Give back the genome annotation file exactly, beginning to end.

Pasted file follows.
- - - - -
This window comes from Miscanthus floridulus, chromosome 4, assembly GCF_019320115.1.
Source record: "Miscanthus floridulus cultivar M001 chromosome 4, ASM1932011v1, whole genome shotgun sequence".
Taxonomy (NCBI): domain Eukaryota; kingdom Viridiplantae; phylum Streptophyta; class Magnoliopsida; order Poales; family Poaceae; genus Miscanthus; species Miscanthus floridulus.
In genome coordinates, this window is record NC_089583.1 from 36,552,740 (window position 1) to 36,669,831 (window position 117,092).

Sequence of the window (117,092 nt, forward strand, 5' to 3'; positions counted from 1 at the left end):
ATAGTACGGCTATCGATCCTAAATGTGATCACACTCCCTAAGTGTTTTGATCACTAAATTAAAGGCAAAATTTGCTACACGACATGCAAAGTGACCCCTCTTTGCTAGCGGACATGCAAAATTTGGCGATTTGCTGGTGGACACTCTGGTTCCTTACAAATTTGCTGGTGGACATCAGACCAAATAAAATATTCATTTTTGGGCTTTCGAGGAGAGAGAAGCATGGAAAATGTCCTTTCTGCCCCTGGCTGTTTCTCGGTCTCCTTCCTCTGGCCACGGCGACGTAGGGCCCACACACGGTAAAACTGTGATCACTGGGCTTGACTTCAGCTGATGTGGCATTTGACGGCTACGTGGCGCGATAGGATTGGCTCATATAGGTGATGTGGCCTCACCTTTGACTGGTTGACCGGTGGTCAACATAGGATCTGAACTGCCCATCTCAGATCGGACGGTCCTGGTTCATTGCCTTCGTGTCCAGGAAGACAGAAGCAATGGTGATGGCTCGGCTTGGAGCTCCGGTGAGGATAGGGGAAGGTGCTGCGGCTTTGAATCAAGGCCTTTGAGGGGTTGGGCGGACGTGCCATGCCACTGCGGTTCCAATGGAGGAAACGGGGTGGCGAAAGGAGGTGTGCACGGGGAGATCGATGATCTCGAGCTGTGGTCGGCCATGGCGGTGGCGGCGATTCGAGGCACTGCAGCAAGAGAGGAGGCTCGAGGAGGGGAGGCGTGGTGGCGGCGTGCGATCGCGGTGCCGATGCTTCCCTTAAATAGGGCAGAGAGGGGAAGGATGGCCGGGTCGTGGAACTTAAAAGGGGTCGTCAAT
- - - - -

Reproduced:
This window comes from Miscanthus floridulus, chromosome 4, assembly GCF_019320115.1.
Source record: "Miscanthus floridulus cultivar M001 chromosome 4, ASM1932011v1, whole genome shotgun sequence".
Taxonomy (NCBI): domain Eukaryota; kingdom Viridiplantae; phylum Streptophyta; class Magnoliopsida; order Poales; family Poaceae; genus Miscanthus; species Miscanthus floridulus.
In genome coordinates, this window is record NC_089583.1 from 36,552,740 (window position 1) to 36,669,831 (window position 117,092).

Sequence of the window (117,092 nt, forward strand, 5' to 3'; positions counted from 1 at the left end):
ATAGTACGGCTATCGATCCTAAATGTGATCACACTCCCTAAGTGTTTTGATCACTAAATTAAAGGCAAAATTTGCTACACGACATGCAAAGTGACCCCTCTTTGCTAGCGGACATGCAAAATTTGGCGATTTGCTGGTGGACACTCTGGTTCCTTACAAATTTGCTGGTGGACATCAGACCAAATAAAATATTCATTTTTGGGCTTTCGAGGAGAGAGAAGCATGGAAAATGTCCTTTCTGCCCCTGGCTGTTTCTCGGTCTCCTTCCTCTGGCCACGGCGACGTAGGGCCCACACACGGTAAAACTGTGATCACTGGGCTTGACTTCAGCTGATGTGGCATTTGACGGCTACGTGGCGCGATAGGATTGGCTCATATAGGTGATGTGGCCTCACCTTTGACTGGTTGACCGGTGGTCAACATAGGATCTGAACTGCCCATCTCAGATCGGACGGTCCTGGTTCATTGCCTTCGTGTCCAGGAAGACAGAAGCAATGGTGATGGCTCGGCTTGGAGCTCCGGTGAGGATAGGGGAAGGTGCTGCGGCTTTGAATCAAGGCCTTTGAGGGGTTGGGCGGACGTGCCATGCCACTGCGGTTCCAATGGAGGAAACGGGGTGGCGAAAGGAGGTGTGCACGGGGAGATCGATGATCTCGAGCTGTGGTCGGCCATGGCGGTGGCGGCGATTCGAGGCACTGCAGCAAGAGAGGAGGCTCGAGGAGGGGAGGCGTGGTGGCGGCGTGCGATCGCGGTGCCGATGCTTCCCTTAAATAGGGCAGAGAGGGGAAGGATGGCCGGGTCGTGGAACTTAAAAGGGGTCGTCAAT